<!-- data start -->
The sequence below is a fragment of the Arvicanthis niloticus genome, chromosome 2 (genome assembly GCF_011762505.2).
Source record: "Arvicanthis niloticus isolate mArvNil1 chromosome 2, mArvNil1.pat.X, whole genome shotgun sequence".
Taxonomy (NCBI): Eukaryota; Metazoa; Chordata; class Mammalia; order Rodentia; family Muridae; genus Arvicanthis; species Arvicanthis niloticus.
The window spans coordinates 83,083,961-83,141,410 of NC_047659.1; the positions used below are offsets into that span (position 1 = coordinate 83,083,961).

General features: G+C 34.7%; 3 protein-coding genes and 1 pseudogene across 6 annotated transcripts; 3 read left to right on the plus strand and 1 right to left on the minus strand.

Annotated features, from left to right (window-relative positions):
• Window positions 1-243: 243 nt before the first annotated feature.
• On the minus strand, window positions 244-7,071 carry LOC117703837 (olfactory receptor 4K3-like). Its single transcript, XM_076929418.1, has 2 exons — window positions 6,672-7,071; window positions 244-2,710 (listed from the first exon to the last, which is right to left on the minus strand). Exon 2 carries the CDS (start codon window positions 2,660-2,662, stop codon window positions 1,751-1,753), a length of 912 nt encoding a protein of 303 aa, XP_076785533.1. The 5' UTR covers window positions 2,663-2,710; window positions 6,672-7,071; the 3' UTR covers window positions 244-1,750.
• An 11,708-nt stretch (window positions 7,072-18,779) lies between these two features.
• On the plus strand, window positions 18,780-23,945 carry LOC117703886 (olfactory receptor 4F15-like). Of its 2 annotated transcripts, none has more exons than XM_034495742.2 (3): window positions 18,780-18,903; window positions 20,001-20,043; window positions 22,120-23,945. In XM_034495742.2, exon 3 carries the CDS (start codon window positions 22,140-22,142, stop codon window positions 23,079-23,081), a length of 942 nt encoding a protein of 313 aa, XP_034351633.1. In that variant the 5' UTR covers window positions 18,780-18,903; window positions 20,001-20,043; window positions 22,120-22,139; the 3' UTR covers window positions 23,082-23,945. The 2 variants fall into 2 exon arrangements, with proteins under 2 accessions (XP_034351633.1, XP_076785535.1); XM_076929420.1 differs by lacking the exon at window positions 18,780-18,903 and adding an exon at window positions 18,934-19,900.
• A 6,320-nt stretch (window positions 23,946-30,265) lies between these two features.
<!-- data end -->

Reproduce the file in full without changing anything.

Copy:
The sequence below is a fragment of the Arvicanthis niloticus genome, chromosome 2 (genome assembly GCF_011762505.2).
Source record: "Arvicanthis niloticus isolate mArvNil1 chromosome 2, mArvNil1.pat.X, whole genome shotgun sequence".
Taxonomy (NCBI): Eukaryota; Metazoa; Chordata; class Mammalia; order Rodentia; family Muridae; genus Arvicanthis; species Arvicanthis niloticus.
The window spans coordinates 83,083,961-83,141,410 of NC_047659.1; the positions used below are offsets into that span (position 1 = coordinate 83,083,961).

General features: G+C 34.7%; 3 protein-coding genes and 1 pseudogene across 6 annotated transcripts; 3 read left to right on the plus strand and 1 right to left on the minus strand.

Annotated features, from left to right (window-relative positions):
• Window positions 1-243: 243 nt before the first annotated feature.
• On the minus strand, window positions 244-7,071 carry LOC117703837 (olfactory receptor 4K3-like). Its single transcript, XM_076929418.1, has 2 exons — window positions 6,672-7,071; window positions 244-2,710 (listed from the first exon to the last, which is right to left on the minus strand). Exon 2 carries the CDS (start codon window positions 2,660-2,662, stop codon window positions 1,751-1,753), a length of 912 nt encoding a protein of 303 aa, XP_076785533.1. The 5' UTR covers window positions 2,663-2,710; window positions 6,672-7,071; the 3' UTR covers window positions 244-1,750.
• An 11,708-nt stretch (window positions 7,072-18,779) lies between these two features.
• On the plus strand, window positions 18,780-23,945 carry LOC117703886 (olfactory receptor 4F15-like). Of its 2 annotated transcripts, none has more exons than XM_034495742.2 (3): window positions 18,780-18,903; window positions 20,001-20,043; window positions 22,120-23,945. In XM_034495742.2, exon 3 carries the CDS (start codon window positions 22,140-22,142, stop codon window positions 23,079-23,081), a length of 942 nt encoding a protein of 313 aa, XP_034351633.1. In that variant the 5' UTR covers window positions 18,780-18,903; window positions 20,001-20,043; window positions 22,120-22,139; the 3' UTR covers window positions 23,082-23,945. The 2 variants fall into 2 exon arrangements, with proteins under 2 accessions (XP_034351633.1, XP_076785535.1); XM_076929420.1 differs by lacking the exon at window positions 18,780-18,903 and adding an exon at window positions 18,934-19,900.
• A 6,320-nt stretch (window positions 23,946-30,265) lies between these two features.